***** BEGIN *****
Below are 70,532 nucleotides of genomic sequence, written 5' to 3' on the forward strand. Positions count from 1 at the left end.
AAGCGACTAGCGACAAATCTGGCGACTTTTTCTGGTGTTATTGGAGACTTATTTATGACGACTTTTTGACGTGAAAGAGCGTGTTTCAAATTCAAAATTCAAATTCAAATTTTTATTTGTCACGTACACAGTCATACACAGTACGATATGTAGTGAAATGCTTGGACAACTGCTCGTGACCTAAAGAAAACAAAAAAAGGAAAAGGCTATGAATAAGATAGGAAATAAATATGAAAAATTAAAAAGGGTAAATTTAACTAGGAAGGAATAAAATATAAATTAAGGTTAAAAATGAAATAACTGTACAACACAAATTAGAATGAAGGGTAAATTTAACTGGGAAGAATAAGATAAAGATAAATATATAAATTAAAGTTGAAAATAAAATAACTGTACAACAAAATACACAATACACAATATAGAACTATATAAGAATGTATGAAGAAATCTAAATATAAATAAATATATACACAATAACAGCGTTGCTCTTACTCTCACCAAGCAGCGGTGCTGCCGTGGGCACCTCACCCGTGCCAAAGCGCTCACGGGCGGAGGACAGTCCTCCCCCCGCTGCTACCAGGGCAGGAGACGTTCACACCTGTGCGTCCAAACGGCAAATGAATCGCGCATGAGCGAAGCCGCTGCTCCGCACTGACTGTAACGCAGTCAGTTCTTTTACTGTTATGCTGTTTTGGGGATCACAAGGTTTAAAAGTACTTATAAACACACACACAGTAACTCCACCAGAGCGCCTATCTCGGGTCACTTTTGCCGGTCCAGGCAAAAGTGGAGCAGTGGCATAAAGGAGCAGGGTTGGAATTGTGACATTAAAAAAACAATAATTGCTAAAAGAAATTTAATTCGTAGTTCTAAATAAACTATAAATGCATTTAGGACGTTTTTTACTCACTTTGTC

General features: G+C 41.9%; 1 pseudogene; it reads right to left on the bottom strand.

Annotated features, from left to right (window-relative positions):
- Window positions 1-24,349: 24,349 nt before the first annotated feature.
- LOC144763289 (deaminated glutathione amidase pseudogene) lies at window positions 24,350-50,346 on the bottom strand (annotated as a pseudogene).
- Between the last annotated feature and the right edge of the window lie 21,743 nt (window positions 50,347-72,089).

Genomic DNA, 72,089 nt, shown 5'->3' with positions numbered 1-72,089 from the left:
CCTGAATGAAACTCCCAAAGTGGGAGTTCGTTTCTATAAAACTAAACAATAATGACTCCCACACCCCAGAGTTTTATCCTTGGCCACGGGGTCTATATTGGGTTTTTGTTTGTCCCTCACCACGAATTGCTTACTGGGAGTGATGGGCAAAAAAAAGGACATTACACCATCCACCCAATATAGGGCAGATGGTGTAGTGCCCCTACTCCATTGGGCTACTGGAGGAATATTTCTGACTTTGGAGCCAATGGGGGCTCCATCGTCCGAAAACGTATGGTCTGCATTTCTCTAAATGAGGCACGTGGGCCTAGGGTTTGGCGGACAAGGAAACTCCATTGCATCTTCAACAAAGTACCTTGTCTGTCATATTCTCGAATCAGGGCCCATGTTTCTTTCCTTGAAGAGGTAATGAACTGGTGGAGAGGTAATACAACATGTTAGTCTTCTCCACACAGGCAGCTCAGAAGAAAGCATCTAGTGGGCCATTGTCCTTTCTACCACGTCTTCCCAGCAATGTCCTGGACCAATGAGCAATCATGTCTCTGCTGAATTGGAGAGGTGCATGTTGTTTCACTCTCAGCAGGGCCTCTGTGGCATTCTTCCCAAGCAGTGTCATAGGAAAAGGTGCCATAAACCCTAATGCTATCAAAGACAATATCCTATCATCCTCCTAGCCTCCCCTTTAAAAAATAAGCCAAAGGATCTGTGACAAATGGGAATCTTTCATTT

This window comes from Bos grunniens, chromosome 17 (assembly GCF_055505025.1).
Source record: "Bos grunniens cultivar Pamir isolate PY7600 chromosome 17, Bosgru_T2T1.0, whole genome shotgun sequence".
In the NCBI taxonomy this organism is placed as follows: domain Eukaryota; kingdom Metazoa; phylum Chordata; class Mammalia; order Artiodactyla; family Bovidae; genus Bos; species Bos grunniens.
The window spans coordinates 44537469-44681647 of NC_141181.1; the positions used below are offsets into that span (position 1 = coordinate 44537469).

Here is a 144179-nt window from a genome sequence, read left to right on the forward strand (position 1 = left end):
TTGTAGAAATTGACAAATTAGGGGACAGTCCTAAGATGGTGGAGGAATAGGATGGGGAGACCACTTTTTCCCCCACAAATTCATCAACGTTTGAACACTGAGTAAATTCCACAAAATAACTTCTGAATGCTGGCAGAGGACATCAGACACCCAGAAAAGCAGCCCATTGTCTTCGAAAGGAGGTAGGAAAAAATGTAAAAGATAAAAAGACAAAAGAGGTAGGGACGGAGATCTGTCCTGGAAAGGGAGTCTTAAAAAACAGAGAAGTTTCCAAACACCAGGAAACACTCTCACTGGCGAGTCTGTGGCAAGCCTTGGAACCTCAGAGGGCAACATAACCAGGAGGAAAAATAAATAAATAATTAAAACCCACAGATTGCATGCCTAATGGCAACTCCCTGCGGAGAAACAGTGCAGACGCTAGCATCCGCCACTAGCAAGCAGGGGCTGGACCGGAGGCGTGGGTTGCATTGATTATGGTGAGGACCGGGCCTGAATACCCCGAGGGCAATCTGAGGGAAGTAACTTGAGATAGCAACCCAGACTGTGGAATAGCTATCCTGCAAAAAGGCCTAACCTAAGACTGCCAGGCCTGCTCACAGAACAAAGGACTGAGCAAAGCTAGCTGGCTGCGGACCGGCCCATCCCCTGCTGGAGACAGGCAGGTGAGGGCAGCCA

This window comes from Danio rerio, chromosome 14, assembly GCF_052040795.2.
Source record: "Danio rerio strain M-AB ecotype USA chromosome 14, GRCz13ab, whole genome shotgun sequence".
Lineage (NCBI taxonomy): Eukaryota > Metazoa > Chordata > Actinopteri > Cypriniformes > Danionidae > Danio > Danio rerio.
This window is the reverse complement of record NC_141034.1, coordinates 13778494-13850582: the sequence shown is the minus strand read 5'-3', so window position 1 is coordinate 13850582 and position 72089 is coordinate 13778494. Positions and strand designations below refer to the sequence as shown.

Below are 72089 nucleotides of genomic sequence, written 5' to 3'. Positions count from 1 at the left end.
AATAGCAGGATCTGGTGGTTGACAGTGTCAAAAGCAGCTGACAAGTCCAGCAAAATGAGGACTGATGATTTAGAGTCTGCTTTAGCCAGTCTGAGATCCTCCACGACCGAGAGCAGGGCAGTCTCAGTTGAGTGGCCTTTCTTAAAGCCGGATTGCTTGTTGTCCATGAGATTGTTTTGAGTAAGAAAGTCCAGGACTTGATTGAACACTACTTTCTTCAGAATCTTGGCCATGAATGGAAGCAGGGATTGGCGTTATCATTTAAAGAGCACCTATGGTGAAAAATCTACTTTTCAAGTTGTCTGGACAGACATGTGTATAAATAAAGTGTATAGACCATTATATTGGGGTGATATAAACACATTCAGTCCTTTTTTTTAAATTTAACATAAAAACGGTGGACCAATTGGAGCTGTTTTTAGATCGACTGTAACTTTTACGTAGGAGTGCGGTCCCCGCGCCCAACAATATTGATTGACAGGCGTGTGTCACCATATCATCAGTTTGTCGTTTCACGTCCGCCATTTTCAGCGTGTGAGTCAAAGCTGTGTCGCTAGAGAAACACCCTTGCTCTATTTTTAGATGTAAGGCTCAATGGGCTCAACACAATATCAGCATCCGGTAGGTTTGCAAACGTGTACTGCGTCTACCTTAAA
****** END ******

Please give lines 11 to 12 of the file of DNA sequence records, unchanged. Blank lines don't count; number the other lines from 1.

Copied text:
Source record: "Bos grunniens cultivar Pamir isolate PY7600 chromosome 17, Bosgru_T2T1.0, whole genome shotgun sequence".
In the NCBI taxonomy this organism is placed as follows: domain Eukaryota; kingdom Metazoa; phylum Chordata; class Mammalia; order Artiodactyla; family Bovidae; genus Bos; species Bos grunniens.